Supreme Court Seal
South Carolina
JUDICIAL DEPARTMENT
Site Map | Feedback
2012-UP-012 - Wallace v. SCDC

THIS OPINION HAS NO PRECEDENTIAL VALUE.  IT SHOULD NOT BE CITED OR RELIED ON AS PRECEDENT IN ANY PROCEEDING EXCEPT AS PROVIDED BY RULE 268(d)(2), SCACR.

THE STATE OF SOUTH CAROLINA
In The Court of Appeals

Michael Wallace, Appellant,

v.

South Carolina Department of Corrections, Respondent.


Appeal From the Administrative Law Court
Carolyn C. Matthews, Administrative Law Court Judge


Unpublished Opinion No.  2012-UP-012
Submitted January 3, 2012 – Filed January 25, 2012


REVERSED AND REMANDED


Michael Wallace, pro se.

Christopher D. Florian, of Columbia, for Respondent.

PER CURIAM:  Michael Wallace appeals an order of the Administrative Law Court (ALC), affirming the decision of the South Carolina Department of Corrections (the Department) denying Wallace's inmate grievance.  On appeal, Wallace argues he was not afforded an opportunity for meaningful judicial review because the ALC filed the order without allowing Wallace to file an appellant's brief.  We agree.

The review of the [ALC's] order must be confined to the record. . . . The court of appeals may affirm the decision or remand the case for further proceedings; or, it may reverse or modify the decision if the substantive rights of the petitioner have been prejudiced because the finding, conclusion, or decision is . . . in violation of constitutional or statutory provisions.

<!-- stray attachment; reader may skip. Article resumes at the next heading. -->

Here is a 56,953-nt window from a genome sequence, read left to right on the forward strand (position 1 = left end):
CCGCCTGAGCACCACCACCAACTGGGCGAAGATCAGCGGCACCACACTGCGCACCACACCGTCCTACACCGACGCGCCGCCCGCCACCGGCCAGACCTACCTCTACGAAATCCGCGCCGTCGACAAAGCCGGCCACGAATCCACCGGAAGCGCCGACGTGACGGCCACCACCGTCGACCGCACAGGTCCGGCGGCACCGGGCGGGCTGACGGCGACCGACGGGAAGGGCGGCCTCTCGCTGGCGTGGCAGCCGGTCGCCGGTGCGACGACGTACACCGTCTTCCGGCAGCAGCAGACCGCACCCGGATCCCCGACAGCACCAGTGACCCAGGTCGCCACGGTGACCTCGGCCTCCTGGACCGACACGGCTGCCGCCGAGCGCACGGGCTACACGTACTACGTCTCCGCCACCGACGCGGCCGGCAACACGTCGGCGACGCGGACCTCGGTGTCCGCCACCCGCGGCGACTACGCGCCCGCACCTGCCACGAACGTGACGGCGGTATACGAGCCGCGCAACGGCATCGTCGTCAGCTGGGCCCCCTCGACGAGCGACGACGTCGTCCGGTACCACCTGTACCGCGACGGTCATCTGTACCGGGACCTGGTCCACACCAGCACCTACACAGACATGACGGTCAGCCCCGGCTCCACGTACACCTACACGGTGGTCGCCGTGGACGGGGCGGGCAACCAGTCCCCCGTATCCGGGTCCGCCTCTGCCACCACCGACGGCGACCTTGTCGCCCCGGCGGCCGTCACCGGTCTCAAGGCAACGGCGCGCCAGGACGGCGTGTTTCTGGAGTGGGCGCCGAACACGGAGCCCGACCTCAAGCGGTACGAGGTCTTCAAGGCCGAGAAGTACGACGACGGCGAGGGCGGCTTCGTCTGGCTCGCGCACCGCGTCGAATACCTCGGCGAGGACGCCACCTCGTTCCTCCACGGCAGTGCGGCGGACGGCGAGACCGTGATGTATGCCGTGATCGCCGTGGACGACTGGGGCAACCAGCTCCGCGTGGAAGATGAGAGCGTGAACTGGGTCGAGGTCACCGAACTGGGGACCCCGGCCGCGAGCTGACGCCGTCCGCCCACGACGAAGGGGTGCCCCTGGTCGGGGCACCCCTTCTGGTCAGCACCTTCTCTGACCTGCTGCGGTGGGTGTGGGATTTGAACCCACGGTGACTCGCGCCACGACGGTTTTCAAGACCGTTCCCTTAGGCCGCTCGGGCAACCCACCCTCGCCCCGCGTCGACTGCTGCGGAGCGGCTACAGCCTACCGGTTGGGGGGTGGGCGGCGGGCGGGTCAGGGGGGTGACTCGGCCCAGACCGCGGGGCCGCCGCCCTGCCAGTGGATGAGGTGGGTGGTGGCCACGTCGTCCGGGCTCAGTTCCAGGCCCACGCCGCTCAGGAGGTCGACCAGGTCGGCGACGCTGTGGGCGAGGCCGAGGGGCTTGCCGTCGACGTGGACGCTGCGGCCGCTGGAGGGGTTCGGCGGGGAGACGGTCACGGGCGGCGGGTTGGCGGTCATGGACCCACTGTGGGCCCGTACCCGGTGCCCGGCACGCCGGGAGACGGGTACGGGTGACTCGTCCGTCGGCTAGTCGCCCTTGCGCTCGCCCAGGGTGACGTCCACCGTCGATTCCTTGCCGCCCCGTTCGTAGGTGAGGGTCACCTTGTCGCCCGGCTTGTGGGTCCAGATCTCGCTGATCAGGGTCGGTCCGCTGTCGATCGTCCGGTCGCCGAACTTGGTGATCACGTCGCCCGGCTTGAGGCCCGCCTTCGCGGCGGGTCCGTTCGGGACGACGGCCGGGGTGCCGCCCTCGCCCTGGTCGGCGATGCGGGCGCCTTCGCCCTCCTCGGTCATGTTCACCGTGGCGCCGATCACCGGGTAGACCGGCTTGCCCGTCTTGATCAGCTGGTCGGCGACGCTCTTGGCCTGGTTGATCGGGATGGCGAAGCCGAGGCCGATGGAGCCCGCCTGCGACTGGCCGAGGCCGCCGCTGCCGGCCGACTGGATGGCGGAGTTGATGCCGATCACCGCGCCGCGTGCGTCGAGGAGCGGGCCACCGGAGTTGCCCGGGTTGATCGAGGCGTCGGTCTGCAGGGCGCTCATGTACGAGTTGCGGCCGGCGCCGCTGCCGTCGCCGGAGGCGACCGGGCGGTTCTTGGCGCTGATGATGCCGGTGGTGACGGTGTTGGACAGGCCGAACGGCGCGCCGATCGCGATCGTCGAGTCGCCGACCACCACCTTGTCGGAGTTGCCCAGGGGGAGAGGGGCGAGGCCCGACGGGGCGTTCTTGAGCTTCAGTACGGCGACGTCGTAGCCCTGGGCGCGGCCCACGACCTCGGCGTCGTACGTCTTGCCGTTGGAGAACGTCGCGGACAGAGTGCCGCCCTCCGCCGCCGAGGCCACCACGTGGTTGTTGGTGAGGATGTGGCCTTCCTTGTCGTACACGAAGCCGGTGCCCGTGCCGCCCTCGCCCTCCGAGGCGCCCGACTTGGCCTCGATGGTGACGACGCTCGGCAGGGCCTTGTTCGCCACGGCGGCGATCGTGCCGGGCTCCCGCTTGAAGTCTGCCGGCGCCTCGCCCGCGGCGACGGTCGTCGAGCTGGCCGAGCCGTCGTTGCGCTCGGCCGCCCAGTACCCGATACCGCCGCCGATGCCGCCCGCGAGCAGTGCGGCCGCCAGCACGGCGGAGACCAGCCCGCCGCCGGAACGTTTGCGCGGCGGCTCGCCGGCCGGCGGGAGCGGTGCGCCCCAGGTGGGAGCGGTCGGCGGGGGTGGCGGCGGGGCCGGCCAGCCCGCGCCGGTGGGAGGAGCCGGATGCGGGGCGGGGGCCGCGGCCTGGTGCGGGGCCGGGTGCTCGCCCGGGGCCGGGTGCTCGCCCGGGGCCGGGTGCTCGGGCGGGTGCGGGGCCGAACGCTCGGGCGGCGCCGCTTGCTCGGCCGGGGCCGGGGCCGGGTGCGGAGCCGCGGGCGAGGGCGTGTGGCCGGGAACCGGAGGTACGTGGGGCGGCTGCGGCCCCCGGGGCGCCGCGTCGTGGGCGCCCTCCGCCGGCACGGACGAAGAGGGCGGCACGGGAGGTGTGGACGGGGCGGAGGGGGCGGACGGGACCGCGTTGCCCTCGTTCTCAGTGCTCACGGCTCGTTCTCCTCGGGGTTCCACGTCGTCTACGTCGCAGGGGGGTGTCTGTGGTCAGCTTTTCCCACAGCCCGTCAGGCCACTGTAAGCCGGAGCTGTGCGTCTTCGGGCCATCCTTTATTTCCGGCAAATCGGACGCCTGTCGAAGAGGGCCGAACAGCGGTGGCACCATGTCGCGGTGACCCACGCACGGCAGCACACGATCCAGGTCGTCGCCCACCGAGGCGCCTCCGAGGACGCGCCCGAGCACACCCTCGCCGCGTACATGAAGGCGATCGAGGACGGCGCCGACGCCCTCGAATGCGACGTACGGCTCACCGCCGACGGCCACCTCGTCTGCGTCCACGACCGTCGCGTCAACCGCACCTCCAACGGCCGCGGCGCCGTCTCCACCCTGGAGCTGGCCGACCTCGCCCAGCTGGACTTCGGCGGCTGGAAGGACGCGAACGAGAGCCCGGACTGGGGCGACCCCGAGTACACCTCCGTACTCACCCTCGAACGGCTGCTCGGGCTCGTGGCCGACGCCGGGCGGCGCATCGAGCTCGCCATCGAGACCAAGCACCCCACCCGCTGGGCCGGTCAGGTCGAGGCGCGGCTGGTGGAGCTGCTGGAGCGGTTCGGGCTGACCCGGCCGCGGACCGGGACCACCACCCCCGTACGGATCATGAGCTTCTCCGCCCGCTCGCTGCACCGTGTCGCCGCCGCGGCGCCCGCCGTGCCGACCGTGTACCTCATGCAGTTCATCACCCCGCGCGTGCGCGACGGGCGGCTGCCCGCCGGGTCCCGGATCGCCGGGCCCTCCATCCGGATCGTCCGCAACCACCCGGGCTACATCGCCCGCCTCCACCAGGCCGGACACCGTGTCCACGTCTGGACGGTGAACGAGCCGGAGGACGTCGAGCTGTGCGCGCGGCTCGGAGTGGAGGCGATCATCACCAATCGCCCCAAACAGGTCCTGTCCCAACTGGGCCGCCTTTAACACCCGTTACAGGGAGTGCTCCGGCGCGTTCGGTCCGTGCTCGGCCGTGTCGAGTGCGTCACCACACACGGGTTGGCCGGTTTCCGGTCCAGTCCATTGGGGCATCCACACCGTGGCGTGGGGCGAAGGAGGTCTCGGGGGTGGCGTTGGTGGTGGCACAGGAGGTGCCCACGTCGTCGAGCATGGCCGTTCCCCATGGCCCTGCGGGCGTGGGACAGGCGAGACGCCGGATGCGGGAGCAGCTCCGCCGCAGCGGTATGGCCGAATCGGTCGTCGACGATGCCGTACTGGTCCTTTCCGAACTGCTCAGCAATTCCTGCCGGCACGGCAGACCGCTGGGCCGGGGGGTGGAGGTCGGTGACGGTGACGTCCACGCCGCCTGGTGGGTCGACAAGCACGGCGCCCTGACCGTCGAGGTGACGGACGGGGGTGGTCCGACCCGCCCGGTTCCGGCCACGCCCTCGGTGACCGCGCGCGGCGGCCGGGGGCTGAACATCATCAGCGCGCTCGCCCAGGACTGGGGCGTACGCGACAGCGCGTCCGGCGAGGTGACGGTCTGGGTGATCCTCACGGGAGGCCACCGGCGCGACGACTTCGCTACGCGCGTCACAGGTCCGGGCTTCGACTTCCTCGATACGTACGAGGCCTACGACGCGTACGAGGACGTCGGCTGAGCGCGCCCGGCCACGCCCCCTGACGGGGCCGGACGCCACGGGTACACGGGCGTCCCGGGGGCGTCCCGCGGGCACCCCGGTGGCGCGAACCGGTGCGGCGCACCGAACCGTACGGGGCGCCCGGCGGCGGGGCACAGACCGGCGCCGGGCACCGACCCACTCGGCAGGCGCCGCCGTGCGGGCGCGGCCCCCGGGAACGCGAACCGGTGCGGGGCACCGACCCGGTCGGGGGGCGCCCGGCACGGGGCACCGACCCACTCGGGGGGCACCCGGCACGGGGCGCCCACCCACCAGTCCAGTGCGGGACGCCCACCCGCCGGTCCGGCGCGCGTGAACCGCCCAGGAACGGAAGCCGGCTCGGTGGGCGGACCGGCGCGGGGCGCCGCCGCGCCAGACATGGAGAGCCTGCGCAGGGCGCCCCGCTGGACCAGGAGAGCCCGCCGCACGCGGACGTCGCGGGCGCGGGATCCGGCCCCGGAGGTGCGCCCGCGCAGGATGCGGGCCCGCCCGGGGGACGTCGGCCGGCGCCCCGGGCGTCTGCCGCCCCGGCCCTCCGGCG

S.C. Code Ann. § 1-23-610(B) (Supp. 2010). 

No person shall be finally bound by a judicial or quasi-judicial decision of an administrative agency affecting private rights except on due notice and an opportunity to be heard . . . nor shall he be deprived of liberty or property unless by a mode of procedure prescribed by the General Assembly, and he shall have in all such instances the right to judicial review. 

S.C. Const. art. I, § 22.

Our review of the record indicates the ALC issued the order affirming the Department's denial of Wallace's inmate grievance without the benefit of Wallace's brief.  When the ALC issued its order without considering any of Wallace's arguments, Wallace was denied the opportunity to be heard and was thus deprived of a liberty interest without judicial review.  See Ross v. Med. Univ. of S.C., 328 S.C. 51, 68, 492 S.E.2d 62, 71 (1997) (holding article I, section 22 of the South Carolina Constitution guarantees persons the right to notice and an opportunity to be heard by an administrative agency); see also S.C. Code Ann. § 1-23-500 (Supp. 2010) (explaining the ALC is an agency).  Accordingly, we reverse and remand[1] with instructions to allow Wallace to file an appellant's brief and proceed with his appeal before the ALC.

REVERSED AND REMANDED.

FEW, C.J., THOMAS and KONDUROS, JJ., concur.


[1] We decide this case without oral argument pursuant to Rule 215, SCACR.